En Gaard

Cartoonist and portraitist Frank Gaard has faced off against the anti-defamation league, art-school administration, and his landlord and remains a defiantly good artist

The comic strip is from another era-- that's clear from the first glance. Part of it is the exaggerated and absurdist storyline, involving art as a tool of the police state. "Attention!" announces an Art Policeman to a large crowd in the first panel, "Welcome to the future of art education boys and girls." In the next panel, a baton, labeled "aesthetic trooth" and wielded from the heavens, smashes down and crushes the policeman's skull. His eyes pop out of their sockets and roll across the panel, leading to comic pandemonium through the rest of the strip.

If this imagery weren't enough to tip the reader off to the cartoon's era, the quirky drawing style probably would. The policeman, with his large nose and rubbery lips, is reminiscent of the Blue Meanies drawn by Heinz Edelmann for the Beatles' Yellow Submarine. It's also informed by the underground comic aesthetic of R. Crumb and his ilk at Zap Comics, circa 1971. Yet what might date this work most definitely is the cheerful anarchism of it all, which is of a piece with many of the other creations by local artist Frank Gaard in the halcyon years of the mid-1970s.

"People don't look at history till it kicks them in the ass": Frank Gaard
"People don't look at history till it kicks them in the ass": Frank Gaard

Titled "Art Police Comics," the black-and-white line images were reproduced lithographically on thick, tabloid-size paper. (The archived editions in the Walker Art Center library smell of telltale litho ink.) The strip was created in 1974 by Gaard, then a 30-year-old instructor at the Minneapolis College of Art and Design (MCAD), for the first volume of his underground zine Artpolice, which he would edit and publish for the next 20 years.

Taken in whole, the tone of Artpolice is mischievously and joyously immature and frenetic. The illustrations resemble the scribblings on a choice stall of the men's room, though with a lot more polish. The zine, in all its confusion and messiness, addresses head-on and without subtlety the absurdities of its times: Watergate and wiretapping, napalm and lithium, Bedtime for Bonzo and Marcel Duchamp. Gaard's art, by nature, swings dramatically in mood and content, recalling the work of Toulouse-Lautrec, whose preoccupation with cancan girls and the Paris underground often overshadowed the fact that he was a hugely innovative artist.

Today Gaard is 56, and he seems indelibly changed by time and experience. A week or so before the opening of a "mini-retrospective" of his paintings at Flanders Contemporary Art--the name of the show is "Superbright"--Gaard greets me in his basement apartment studio in south Minneapolis. People who know Gaard have told me that meeting the artist can be an unpredictable experience. He has been treated for bipolar disorder, and he seems particularly hard-struck by the swirling terrorist crisis. Contacted by phone a few days before our meeting, Gaard rather insistently refuses to be photographed, stating, "I don't think anyone should be seen these days." (A few days later, Gaard agrees to send a dated photo taken by a friend.) When he answers the door, though, he is quite warm, and as we settle at his kitchen table, he serves me a cup of tea.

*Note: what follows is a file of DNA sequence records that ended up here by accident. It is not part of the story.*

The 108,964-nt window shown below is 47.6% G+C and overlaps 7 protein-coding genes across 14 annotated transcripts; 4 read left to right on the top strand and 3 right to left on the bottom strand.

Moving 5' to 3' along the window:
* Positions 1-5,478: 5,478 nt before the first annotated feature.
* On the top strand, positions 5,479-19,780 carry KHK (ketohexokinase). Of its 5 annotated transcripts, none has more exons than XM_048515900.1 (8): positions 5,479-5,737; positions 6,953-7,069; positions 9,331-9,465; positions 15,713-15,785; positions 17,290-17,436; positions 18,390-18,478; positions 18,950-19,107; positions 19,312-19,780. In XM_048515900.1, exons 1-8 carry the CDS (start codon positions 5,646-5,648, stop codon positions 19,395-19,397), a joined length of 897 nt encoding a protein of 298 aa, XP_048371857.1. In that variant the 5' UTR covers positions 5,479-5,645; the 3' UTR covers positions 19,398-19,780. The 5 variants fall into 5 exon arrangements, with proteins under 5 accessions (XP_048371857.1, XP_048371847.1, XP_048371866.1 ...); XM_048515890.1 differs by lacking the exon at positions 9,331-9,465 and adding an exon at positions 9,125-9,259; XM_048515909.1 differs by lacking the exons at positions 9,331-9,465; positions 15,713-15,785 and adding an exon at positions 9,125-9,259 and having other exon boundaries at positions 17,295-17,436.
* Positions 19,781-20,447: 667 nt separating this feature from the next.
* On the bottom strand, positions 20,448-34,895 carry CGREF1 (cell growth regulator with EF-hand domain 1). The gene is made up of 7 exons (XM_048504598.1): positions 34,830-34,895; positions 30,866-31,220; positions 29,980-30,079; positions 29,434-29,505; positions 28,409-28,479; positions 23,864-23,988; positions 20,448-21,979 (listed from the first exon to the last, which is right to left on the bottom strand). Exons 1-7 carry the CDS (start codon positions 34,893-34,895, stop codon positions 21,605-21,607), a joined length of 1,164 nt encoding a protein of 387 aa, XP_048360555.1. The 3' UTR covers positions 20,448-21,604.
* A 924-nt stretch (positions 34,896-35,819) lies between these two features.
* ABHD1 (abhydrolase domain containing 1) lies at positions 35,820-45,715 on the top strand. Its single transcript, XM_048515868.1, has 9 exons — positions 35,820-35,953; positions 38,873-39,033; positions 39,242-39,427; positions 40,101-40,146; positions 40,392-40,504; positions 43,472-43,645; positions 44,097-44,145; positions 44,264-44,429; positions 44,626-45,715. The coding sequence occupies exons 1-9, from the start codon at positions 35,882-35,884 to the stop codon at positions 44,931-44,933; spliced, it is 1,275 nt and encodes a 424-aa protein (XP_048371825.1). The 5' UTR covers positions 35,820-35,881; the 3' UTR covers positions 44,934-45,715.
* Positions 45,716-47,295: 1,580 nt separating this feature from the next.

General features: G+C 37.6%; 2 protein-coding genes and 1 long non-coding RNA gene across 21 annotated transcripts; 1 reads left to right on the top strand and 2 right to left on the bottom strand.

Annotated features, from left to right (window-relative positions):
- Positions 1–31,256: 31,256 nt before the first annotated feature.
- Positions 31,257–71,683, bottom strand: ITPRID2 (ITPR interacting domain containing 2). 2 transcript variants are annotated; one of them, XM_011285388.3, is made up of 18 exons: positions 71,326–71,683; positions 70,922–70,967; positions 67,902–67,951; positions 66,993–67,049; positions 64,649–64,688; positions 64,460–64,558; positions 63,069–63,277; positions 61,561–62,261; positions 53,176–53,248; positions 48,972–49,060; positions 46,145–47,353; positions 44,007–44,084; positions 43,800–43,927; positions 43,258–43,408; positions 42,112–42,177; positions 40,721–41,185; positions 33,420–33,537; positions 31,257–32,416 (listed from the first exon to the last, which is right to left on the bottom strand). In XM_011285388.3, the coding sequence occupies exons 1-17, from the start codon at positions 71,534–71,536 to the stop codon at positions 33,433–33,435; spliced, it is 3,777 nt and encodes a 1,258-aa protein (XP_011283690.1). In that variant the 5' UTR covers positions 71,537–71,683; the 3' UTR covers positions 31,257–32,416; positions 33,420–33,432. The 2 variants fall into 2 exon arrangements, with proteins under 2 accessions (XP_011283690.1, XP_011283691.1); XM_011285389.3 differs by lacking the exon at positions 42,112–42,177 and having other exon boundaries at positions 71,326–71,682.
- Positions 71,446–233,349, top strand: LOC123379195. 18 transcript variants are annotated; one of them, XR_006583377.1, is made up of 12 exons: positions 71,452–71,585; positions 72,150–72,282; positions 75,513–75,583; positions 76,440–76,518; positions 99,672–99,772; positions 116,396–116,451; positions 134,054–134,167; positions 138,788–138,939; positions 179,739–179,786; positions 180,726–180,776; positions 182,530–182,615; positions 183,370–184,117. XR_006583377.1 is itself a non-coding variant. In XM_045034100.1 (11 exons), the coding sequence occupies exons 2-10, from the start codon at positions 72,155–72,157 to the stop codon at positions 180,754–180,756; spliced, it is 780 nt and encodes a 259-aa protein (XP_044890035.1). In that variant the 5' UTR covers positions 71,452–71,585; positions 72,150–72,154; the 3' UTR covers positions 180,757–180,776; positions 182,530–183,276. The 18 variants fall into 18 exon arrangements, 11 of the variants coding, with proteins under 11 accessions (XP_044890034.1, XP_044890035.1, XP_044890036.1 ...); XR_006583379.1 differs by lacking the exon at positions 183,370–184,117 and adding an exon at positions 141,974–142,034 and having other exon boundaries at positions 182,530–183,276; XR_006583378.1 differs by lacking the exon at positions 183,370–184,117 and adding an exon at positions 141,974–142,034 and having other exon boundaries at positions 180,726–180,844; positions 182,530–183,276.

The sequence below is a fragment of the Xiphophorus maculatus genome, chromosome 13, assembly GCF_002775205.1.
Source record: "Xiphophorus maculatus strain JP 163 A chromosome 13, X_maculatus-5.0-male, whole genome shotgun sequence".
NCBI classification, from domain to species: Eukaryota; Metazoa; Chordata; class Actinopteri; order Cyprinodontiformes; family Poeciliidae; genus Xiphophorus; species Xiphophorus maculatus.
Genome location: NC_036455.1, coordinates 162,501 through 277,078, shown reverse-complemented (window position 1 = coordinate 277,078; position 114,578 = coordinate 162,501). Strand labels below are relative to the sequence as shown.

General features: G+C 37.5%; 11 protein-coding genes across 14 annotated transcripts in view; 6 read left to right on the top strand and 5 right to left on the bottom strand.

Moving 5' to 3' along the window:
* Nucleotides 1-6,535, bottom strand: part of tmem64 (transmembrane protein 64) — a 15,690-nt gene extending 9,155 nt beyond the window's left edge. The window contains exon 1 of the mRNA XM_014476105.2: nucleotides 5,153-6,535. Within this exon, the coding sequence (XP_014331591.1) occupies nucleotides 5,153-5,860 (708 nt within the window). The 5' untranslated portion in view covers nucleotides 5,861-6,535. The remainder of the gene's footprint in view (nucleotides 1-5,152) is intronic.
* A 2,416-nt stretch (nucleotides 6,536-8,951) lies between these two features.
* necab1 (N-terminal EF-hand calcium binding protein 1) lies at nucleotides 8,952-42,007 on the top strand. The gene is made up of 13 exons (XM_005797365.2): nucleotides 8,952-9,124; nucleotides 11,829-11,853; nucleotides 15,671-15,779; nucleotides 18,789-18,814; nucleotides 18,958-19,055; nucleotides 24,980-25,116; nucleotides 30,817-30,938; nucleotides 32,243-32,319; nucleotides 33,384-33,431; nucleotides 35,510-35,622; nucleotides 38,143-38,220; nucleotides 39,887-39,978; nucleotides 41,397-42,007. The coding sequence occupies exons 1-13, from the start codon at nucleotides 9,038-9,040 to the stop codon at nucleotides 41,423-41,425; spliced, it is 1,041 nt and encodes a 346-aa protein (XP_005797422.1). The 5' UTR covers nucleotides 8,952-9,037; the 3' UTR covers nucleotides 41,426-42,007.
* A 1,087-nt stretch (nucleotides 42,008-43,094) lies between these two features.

Gaard has a haggard look about him these days. His face is lined and sags heavily into his thick shoulders; his skin is pale and his wispy gray and white hair flies from his head in unkempt bunches. His eyes and his occasional smile still exude charisma, but the overall air about the artist is what doctors from another age might have called melancholia. The effect could also be that of stress stretched over a long, bleak period. Gaard had to leave his Northeast apartment this past summer after his landlord sold the building. (The artist had been providing paintings in lieu of paying full rent.) His new apartment contains colorful acrylic canvases leaning against walls and furniture, stacked on tables and counters. These may not be the best of times, but Gaard continues to work at an impressive clip; he is nothing if not a persistent man.

A phone call interrupts our tea, and Gaard gets up to answer it, standing silent for a long while as a person speaks to him from the other end. Then he barks a few words into the receiver and hangs up. Someone he knows "is trying to get sober," Gaard explains, "but all his friends are loaded."

Gaard talks about an article he read recently in the New York Times about old Afghan men "going to the pipe" in the country's opium dens. "It's crazy stuff," he says. "People don't look at history till it kicks them in the ass."

 

Frank Gaard's own history on the local scene has been as colorful as his vibrant canvases. He arrived in Minnesota from California in 1969, a young art-school grad eager to make a professional mark as an instructor at MCAD. His attitudes and methodology there quickly earned him a reputation.

"Some people thought his tactics [in the classroom] were intimidating," says a local painter who didn't want her name used for this story (though she describes Gaard as one of Minnesota's finest artists). "He was very frank: He advised people to stop going to art school, insulting their worth--things like that. He dug into everybody equally....He was such a performer. He was just this really high-powered manic-depressive, and he became sort of a father figure to a really brilliant collection of misfits."

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